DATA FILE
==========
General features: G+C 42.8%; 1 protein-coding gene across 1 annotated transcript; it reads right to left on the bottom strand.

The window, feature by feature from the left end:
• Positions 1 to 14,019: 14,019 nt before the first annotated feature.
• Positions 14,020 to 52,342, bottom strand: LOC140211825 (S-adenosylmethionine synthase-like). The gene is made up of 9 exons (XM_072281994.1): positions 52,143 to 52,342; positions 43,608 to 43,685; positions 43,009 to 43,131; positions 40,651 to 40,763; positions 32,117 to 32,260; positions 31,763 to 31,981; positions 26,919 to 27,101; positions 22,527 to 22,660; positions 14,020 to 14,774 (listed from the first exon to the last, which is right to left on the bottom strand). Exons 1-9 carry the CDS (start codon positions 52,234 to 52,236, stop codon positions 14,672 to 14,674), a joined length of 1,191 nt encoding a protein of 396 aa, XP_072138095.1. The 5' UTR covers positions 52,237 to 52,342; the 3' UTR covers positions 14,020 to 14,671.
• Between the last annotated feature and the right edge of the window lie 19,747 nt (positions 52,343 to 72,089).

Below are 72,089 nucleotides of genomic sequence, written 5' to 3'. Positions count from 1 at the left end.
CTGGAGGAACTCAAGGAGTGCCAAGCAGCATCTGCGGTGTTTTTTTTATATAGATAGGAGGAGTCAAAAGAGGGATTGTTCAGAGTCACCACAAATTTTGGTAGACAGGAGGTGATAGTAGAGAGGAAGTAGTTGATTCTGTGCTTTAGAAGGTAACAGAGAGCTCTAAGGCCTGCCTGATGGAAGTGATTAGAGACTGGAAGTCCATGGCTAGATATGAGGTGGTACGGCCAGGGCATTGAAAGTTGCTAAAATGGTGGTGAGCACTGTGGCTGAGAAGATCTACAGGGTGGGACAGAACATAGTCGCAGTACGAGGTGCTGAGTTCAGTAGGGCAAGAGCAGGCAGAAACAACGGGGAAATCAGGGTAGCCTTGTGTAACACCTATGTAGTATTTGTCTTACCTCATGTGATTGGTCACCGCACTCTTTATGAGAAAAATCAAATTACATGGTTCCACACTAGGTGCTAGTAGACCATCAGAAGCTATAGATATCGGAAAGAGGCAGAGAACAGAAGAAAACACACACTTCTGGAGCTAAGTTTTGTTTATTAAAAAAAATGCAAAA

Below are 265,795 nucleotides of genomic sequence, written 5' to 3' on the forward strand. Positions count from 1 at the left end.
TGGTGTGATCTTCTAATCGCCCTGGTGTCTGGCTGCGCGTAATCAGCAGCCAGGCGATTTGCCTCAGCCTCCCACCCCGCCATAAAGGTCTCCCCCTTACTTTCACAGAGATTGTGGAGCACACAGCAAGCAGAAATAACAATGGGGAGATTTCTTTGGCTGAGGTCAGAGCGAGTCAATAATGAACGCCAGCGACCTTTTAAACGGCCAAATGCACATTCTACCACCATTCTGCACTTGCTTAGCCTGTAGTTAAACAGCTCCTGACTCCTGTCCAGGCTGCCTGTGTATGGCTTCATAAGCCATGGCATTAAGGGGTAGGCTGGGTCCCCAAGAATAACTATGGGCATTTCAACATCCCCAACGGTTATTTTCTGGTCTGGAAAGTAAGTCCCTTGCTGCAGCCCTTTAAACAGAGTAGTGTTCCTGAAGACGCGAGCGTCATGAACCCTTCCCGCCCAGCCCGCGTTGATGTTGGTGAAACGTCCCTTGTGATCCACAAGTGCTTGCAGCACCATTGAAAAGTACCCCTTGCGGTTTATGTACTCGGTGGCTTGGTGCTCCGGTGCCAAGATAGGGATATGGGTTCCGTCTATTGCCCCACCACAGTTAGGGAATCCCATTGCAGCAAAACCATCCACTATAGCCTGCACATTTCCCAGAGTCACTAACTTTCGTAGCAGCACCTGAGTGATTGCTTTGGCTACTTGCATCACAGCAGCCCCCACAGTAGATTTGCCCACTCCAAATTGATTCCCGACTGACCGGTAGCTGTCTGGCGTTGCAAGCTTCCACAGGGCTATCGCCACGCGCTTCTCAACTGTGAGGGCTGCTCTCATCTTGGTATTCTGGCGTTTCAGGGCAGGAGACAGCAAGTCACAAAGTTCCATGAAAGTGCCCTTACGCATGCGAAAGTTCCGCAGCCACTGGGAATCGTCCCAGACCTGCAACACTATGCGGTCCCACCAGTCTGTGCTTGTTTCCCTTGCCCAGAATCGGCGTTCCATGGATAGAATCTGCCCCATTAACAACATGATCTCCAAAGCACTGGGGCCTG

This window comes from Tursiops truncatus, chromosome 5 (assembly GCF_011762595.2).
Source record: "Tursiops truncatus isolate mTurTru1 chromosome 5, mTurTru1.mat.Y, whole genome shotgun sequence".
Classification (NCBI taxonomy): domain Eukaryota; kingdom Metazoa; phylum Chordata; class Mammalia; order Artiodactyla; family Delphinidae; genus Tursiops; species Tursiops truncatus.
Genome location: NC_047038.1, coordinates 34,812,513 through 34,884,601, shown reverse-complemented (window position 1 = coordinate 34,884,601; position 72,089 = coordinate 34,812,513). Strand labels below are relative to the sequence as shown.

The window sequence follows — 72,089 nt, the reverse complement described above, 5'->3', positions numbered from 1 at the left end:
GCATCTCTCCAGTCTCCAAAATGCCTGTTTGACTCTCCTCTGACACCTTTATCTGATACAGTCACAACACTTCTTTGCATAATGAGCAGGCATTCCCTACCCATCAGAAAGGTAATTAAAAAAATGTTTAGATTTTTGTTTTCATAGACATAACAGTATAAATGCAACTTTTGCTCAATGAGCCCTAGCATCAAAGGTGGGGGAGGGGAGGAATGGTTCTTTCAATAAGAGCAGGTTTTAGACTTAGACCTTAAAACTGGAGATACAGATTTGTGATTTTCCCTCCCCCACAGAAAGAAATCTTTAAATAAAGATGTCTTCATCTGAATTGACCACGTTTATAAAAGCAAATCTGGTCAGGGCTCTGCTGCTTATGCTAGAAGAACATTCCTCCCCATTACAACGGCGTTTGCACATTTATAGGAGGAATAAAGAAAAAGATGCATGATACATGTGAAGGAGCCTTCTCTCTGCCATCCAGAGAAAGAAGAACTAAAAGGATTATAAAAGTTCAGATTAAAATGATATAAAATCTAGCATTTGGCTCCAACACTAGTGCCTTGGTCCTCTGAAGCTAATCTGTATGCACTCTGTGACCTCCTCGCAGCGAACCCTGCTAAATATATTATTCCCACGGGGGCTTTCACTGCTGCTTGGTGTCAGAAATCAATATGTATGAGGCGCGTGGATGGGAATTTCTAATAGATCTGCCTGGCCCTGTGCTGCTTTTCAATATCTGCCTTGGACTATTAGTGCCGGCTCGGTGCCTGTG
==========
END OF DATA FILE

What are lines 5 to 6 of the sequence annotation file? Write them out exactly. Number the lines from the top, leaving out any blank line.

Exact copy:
• Between the last annotated feature and the right edge of the window lie 19,747 nt (positions 52,343 to 72,089).

Below are 72,089 nucleotides of genomic sequence, written 5' to 3'. Positions count from 1 at the left end.